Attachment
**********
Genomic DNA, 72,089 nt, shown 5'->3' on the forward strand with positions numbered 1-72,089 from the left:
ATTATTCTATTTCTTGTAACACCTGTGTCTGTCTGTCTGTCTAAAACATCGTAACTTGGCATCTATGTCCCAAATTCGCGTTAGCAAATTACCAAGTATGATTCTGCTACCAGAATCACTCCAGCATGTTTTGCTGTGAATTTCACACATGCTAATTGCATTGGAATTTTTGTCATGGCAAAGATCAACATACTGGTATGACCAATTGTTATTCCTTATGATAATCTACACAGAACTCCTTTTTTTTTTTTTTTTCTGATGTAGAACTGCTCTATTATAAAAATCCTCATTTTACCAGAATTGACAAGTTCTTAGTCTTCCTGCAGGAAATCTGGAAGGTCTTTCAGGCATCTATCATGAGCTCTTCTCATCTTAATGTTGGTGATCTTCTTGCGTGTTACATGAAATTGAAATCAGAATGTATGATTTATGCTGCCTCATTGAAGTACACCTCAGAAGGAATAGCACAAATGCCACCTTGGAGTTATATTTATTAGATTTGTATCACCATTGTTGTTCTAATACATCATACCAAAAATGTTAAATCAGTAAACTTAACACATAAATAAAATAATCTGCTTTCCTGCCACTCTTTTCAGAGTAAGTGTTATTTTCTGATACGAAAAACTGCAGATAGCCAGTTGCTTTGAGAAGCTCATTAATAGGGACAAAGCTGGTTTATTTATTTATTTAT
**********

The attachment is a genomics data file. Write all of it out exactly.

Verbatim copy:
Genomic DNA, 72,089 nt, shown 5'->3' on the forward strand with positions numbered 1-72,089 from the left:
ATTATTCTATTTCTTGTAACACCTGTGTCTGTCTGTCTGTCTAAAACATCGTAACTTGGCATCTATGTCCCAAATTCGCGTTAGCAAATTACCAAGTATGATTCTGCTACCAGAATCACTCCAGCATGTTTTGCTGTGAATTTCACACATGCTAATTGCATTGGAATTTTTGTCATGGCAAAGATCAACATACTGGTATGACCAATTGTTATTCCTTATGATAATCTACACAGAACTCCTTTTTTTTTTTTTTTTCTGATGTAGAACTGCTCTATTATAAAAATCCTCATTTTACCAGAATTGACAAGTTCTTAGTCTTCCTGCAGGAAATCTGGAAGGTCTTTCAGGCATCTATCATGAGCTCTTCTCATCTTAATGTTGGTGATCTTCTTGCGTGTTACATGAAATTGAAATCAGAATGTATGATTTATGCTGCCTCATTGAAGTACACCTCAGAAGGAATAGCACAAATGCCACCTTGGAGTTATATTTATTAGATTTGTATCACCATTGTTGTTCTAATACATCATACCAAAAATGTTAAATCAGTAAACTTAACACATAAATAAAATAATCTGCTTTCCTGCCACTCTTTTCAGAGTAAGTGTTATTTTCTGATACGAAAAACTGCAGATAGCCAGTTGCTTTGAGAAGCTCATTAATAGGGACAAAGCTGGTTTATTTATTTATTTAT